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Fuel shortage hits Nigerian cities


Major cities in Nigeria faced gasoline shortages on Tuesday compounding the energy crisis in the oil-rich West African country, which is already experiencing a shortage in power supply.

Long fuel queues of double parked cars could be seen in many petrol stations across the country, causing traffic gridlock.

Nigeria, a major oil producer and Africa’s largest economy, relies on crude exports for over half of its government revenues, yet its limited manufacturing capacity forces it to remain almost wholly reliant on imported gasoline.

Samuel Nwaogu, a civil servant who lives in the city of Abuja says the recurrent petrol crisis is unacceptable for an oil-producing country.

“Honestly this is a cause for concern in this country that this situation recurring from time to time. I wonder why a situation cannot be solved almost…. a problem cannot be solved once and for all in this country. From time to time the same dilemma, the same problem every time so it’s uncalled for. It’s uncalled for being one of the oil producing countries, richest countries in the world. We have no cause to suffer what we are suffering today,” Nwaogu said.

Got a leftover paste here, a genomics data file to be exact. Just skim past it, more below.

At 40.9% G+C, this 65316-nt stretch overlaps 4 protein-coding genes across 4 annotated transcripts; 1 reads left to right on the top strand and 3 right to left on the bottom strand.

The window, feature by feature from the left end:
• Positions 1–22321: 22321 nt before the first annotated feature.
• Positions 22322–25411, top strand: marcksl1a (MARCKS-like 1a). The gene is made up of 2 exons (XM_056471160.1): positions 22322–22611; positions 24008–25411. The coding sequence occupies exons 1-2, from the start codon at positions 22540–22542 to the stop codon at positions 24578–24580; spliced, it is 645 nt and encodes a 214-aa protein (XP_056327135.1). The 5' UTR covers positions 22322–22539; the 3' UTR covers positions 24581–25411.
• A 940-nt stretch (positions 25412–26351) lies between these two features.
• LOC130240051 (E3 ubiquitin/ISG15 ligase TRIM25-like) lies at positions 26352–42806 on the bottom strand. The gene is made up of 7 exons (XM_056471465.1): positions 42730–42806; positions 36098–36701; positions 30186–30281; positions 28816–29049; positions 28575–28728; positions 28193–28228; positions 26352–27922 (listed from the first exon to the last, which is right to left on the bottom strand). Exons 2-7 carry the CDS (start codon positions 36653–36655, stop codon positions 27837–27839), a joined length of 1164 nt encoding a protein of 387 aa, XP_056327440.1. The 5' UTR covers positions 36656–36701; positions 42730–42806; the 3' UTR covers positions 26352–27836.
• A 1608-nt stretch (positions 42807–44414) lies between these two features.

Residents queue for hours on end to buy fuel for the normal price of 86.50 kobo (about 4 U.S. cents) per litre, while some resort to a faster way by buying from the black market for between 150 to 200 naira (about 7 U.S. cents to 1 U.S. dollar) per litre.

Obia Godwin, another motorist in Abuja, was bracing himself to spend all day in the queue.

“Issue of dollar rising should have nothing to do with the layman and an average Nigerian citizen so the most important thing is that we are pleading with the government to look down to the grassroot and solve this problem for once. Let’s not always be experiencing this situation of struggling for over three hours just to buy fuel. I’m almost an hour here so far but I’m yet to get fuel,” Obia said.

Nigeria imports nearly all of the 40 million litres per day of gasoline it consumes as its refineries have been either halted or operating well below 50 percent capacity since last year.

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